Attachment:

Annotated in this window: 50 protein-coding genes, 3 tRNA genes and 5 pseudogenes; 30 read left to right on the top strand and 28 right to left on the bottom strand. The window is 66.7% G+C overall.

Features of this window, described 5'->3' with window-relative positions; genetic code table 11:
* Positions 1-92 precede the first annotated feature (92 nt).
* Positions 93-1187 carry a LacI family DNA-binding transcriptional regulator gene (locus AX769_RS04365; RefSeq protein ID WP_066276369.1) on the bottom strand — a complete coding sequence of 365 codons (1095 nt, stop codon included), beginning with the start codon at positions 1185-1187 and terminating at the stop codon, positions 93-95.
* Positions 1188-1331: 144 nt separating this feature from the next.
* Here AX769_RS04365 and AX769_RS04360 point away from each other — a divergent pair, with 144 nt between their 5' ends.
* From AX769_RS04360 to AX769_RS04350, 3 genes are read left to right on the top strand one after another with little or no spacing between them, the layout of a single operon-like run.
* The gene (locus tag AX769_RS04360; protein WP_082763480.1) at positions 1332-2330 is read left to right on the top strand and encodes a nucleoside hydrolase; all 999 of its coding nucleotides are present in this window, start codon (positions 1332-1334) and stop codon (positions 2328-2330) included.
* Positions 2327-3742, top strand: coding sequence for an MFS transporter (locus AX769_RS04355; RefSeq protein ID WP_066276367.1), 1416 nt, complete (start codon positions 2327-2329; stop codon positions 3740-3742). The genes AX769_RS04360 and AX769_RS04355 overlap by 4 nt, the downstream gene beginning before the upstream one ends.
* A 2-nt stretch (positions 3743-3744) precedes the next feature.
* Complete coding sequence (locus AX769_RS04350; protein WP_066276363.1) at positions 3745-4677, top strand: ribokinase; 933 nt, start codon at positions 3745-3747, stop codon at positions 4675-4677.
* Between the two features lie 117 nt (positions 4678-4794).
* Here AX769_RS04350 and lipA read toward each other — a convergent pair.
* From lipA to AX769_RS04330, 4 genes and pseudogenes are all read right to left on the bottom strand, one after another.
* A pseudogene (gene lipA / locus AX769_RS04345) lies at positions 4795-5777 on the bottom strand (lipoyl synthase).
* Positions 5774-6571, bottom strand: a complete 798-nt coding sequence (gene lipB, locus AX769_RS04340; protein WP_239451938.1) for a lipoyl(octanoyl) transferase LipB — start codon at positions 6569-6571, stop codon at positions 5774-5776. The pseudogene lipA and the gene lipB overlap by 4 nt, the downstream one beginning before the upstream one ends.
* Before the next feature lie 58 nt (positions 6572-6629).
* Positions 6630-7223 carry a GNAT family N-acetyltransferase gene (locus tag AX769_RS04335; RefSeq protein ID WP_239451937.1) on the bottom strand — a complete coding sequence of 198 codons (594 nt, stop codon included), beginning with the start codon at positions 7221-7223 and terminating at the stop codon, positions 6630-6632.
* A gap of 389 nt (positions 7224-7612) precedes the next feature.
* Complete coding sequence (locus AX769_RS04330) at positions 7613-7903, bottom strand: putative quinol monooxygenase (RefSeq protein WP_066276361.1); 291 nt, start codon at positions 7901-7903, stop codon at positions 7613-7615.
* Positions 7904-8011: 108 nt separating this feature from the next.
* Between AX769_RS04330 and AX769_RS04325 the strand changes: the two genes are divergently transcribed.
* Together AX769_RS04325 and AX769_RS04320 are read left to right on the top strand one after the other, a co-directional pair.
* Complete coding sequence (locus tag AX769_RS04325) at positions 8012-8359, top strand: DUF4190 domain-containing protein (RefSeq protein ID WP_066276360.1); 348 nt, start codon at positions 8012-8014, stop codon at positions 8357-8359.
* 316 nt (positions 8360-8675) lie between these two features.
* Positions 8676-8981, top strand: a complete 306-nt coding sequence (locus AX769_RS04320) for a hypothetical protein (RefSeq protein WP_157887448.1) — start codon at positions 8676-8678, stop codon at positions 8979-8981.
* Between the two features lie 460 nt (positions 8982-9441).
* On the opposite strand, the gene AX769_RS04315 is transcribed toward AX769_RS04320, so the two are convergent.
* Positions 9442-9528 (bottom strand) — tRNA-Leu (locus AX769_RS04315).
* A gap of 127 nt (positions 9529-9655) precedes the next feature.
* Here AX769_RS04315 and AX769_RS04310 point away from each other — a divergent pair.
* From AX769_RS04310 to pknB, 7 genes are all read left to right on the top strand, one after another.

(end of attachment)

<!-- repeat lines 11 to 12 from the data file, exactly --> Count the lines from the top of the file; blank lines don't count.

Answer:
* Complete coding sequence (locus AX769_RS04350; protein WP_066276363.1) at positions 3745-4677, top strand: ribokinase; 933 nt, start codon at positions 3745-3747, stop codon at positions 4675-4677.
* Between the two features lie 117 nt (positions 4678-4794).